Randomised Controlled Trials: Is this best practice for policy and program evaluation?

Evaluating the impact of programs and policies is an essential task for the public sector, yet one that comes with its own difficulties. Whilst traditional impact evaluations are used regularly by government departments, there has been research to suggest that these methods can often lead to false positive outcomes for programs and policies, later revealed to be having a negative effect.

The leading empirical research across the social sciences in the past 10 years has been increasingly dominated by Randomised Controlled Trials, which are now considered the gold standard for accurately assessing the true impact of programs and policies. As one of the most thorough ways of determining whether a cause-effect relation exists during the evaluation process, the methodology is now revolutionising the way government approaches policies in the key areas of health, education, welfare and poverty alleviation.

Professor Michael J. Hiscox, the Clarence Dillon Professor of International Affairs in the Department of Government, Harvard University, member of the Behavioural Insights Groups at Harvard’s Center of Public Leadership and Founding Director of BETA in Australia, has worked extensively with Randomised Controlled Trials. He will be returning to Sydney this August to lead the ‘Applying Randomised Controlled Trials for Program & Policy Evaluation Masterclass’.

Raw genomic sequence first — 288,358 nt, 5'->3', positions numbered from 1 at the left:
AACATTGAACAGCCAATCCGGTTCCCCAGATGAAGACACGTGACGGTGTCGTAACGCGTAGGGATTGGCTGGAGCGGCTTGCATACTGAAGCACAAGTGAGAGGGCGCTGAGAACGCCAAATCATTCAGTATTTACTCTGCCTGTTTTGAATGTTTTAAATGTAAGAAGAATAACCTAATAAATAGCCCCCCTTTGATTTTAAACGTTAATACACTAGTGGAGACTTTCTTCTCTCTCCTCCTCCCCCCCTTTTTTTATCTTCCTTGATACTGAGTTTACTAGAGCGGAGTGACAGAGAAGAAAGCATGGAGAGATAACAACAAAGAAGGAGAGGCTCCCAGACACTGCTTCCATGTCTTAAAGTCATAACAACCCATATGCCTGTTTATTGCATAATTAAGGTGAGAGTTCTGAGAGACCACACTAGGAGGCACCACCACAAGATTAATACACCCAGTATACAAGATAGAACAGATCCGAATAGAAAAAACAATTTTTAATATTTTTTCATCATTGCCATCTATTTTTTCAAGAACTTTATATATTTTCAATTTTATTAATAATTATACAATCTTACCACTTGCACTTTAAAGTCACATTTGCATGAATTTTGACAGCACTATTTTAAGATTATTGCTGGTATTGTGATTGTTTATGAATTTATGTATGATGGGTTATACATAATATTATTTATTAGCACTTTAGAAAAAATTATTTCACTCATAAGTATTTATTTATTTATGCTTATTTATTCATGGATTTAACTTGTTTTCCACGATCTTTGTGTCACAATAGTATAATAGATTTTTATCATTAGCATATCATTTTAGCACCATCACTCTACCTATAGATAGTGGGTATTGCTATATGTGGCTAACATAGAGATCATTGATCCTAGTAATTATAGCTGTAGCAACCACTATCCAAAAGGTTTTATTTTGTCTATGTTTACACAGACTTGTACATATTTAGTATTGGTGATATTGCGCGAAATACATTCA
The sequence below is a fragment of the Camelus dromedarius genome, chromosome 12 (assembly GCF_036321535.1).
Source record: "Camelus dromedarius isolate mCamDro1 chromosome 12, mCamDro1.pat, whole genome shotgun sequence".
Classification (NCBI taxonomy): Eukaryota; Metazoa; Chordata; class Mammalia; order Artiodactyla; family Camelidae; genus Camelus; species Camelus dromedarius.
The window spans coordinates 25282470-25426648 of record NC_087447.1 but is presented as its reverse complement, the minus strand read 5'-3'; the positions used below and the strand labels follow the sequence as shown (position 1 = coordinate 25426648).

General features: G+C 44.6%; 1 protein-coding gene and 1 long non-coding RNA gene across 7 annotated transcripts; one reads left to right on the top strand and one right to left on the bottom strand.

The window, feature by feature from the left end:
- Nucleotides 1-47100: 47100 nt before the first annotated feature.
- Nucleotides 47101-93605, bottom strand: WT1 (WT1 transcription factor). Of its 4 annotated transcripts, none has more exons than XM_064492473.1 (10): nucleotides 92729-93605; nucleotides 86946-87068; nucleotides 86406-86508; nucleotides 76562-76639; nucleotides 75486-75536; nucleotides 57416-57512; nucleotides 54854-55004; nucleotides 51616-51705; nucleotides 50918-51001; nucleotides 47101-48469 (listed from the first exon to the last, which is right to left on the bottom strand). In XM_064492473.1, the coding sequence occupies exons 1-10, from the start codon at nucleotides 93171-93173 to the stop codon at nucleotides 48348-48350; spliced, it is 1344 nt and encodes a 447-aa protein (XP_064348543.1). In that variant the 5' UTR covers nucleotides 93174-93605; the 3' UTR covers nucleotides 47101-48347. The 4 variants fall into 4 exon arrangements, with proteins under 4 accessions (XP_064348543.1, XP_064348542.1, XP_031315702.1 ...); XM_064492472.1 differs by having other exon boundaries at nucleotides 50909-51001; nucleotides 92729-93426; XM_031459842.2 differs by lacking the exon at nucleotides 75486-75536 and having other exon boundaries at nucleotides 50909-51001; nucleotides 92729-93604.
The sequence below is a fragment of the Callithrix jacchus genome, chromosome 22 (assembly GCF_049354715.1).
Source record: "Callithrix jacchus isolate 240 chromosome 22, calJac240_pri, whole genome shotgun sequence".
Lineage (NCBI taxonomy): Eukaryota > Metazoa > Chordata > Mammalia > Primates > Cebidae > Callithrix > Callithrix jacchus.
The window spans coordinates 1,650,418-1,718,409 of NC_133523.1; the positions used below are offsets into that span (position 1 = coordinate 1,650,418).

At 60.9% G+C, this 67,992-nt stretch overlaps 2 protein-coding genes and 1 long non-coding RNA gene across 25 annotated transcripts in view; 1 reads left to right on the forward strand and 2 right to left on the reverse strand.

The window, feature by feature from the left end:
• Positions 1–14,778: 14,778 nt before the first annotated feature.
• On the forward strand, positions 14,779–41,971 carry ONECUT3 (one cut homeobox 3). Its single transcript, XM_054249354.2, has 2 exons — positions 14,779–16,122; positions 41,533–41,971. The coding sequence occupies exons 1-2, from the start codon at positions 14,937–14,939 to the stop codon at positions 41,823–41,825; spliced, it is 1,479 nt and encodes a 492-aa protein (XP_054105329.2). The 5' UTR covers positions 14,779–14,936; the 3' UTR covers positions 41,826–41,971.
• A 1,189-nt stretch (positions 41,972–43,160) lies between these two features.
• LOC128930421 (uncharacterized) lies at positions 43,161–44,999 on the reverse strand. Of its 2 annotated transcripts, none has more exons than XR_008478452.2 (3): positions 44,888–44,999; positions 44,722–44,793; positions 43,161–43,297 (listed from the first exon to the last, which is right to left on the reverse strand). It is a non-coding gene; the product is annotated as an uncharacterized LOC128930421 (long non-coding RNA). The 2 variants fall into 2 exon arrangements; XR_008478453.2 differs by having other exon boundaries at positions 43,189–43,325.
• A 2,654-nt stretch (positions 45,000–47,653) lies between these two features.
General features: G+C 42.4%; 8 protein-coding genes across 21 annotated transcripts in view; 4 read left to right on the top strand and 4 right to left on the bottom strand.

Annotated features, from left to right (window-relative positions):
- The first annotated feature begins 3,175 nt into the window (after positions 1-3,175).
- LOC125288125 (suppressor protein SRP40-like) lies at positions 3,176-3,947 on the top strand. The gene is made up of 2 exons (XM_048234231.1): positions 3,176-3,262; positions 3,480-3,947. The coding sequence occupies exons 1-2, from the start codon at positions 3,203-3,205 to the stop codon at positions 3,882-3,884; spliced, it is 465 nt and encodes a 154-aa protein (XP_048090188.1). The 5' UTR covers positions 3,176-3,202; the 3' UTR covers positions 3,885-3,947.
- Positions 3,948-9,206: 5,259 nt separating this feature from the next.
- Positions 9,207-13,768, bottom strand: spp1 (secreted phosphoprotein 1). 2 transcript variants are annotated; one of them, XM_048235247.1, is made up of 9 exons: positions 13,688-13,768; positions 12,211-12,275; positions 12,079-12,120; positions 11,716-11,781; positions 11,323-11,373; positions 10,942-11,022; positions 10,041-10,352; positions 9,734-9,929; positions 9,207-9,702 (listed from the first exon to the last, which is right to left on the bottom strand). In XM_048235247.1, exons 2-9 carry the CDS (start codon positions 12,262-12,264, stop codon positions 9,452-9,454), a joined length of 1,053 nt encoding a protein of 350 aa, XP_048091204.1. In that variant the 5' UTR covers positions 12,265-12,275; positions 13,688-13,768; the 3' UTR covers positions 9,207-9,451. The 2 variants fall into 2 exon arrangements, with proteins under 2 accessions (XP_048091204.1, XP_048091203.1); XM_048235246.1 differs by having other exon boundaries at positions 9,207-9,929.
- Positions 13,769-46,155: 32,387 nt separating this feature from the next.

Professor Hiscox has designed and implemented randomised trials to evaluate a wide range of government policies, company initiatives and programs administered by non-profit organisations in the United States, Australia, Singapore, Indonesia, Ghana, Nigeria and Cote d’Ivoire.

The Masterclass, taking place on 27 – 28 August, will provide an extensive introduction to conducting Randomised Controlled Trials, with a discussion around why RCTs are so critical for impact evaluation compared to traditional approaches, as well as some of the practical, political and ethical roadblocks that practitioners can come across.

This timely executive forum is a must attend for evaluation, policy and program practitioners.

Attendees will walk away with a hands-on approach to experiment design that covers ethical issues, sampling, pre-randomised blocking, reporting, communicating findings and much more.

Many governments around the world, including the Australian Government (BETA) and the state governments of NSW and Victoria, have already created behavioral insights teams that regularly conduct RCTs to test the impact of “nudges” designed to improve programs and policies in a range of areas. And with increasing expectations to accurately evaluate programs including elections and political campaigns, economic development, public health, education, employment, social welfare, taxation, gender bias, racial discrimination, criminal justice -RCTs are the next step in best practice for policy and program evaluation.

 

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